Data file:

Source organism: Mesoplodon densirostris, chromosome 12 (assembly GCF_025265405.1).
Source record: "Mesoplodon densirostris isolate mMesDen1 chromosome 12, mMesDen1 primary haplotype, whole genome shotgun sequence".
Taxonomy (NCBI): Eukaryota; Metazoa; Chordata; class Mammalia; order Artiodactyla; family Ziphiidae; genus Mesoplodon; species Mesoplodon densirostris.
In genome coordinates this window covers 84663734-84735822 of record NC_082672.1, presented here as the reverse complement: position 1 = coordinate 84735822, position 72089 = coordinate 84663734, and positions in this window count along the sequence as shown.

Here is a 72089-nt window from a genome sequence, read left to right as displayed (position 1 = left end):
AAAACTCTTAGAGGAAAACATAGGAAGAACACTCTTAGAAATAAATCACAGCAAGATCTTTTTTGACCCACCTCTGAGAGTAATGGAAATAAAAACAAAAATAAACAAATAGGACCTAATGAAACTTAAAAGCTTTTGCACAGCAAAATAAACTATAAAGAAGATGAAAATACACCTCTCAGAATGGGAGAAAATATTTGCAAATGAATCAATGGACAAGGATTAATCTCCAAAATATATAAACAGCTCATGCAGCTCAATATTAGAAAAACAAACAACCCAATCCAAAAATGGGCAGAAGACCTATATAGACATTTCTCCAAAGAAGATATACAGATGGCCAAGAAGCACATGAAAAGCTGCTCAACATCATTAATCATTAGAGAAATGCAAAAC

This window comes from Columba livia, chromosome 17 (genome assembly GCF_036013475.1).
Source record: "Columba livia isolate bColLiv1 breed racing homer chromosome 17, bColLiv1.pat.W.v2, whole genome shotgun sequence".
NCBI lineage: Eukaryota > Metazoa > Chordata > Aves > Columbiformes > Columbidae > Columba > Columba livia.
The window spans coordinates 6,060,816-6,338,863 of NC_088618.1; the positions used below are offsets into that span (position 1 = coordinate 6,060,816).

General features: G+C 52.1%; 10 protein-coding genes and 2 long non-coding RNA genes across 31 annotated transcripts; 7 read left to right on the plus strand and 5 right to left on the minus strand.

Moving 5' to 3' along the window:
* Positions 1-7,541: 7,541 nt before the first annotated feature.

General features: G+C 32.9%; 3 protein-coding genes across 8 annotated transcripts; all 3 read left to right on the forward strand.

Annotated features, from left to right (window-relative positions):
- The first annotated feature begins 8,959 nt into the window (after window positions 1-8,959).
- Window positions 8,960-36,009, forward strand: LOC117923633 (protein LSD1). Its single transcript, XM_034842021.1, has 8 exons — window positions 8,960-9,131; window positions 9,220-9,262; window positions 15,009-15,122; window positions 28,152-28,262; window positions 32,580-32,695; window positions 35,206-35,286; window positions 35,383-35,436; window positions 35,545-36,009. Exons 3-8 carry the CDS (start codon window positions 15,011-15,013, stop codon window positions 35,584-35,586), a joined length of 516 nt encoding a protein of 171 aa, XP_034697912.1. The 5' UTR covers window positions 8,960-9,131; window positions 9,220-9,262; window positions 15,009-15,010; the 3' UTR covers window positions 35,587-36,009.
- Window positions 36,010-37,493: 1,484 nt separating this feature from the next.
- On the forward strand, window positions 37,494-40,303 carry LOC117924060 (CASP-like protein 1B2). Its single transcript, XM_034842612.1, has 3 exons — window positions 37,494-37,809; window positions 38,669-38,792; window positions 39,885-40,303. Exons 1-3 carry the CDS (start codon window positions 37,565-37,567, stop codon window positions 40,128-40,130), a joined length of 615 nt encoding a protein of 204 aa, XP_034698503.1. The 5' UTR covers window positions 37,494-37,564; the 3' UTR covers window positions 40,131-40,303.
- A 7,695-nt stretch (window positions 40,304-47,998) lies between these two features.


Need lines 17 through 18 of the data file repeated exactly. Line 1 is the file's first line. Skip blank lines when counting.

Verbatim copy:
- Window positions 8,960-36,009, forward strand: LOC117923633 (protein LSD1). Its single transcript, XM_034842021.1, has 8 exons — window positions 8,960-9,131; window positions 9,220-9,262; window positions 15,009-15,122; window positions 28,152-28,262; window positions 32,580-32,695; window positions 35,206-35,286; window positions 35,383-35,436; window positions 35,545-36,009. Exons 3-8 carry the CDS (start codon window positions 15,011-15,013, stop codon window positions 35,584-35,586), a joined length of 516 nt encoding a protein of 171 aa, XP_034697912.1. The 5' UTR covers window positions 8,960-9,131; window positions 9,220-9,262; window positions 15,009-15,010; the 3' UTR covers window positions 35,587-36,009.
- Window positions 36,010-37,493: 1,484 nt separating this feature from the next.